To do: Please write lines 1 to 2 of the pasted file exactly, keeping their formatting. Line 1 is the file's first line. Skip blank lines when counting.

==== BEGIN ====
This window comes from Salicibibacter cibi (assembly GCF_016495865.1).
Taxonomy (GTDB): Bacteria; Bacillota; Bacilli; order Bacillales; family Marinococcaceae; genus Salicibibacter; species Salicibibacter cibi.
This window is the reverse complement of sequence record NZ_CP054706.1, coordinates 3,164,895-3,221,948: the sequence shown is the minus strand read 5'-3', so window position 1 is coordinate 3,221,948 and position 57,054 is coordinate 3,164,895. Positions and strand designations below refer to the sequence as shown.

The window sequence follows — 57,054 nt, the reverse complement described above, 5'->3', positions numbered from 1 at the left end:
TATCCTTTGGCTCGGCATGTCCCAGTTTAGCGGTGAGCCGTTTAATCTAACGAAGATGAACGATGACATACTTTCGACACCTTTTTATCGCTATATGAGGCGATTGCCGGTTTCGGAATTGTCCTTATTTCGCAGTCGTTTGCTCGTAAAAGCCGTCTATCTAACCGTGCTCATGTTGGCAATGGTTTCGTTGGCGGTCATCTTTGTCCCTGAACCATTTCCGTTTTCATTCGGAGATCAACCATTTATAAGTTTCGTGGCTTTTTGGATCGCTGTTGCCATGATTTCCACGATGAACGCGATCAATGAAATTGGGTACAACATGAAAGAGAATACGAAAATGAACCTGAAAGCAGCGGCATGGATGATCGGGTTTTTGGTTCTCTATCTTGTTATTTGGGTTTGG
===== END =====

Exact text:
This window comes from Salicibibacter cibi (assembly GCF_016495865.1).
Taxonomy (GTDB): Bacteria; Bacillota; Bacilli; order Bacillales; family Marinococcaceae; genus Salicibibacter; species Salicibibacter cibi.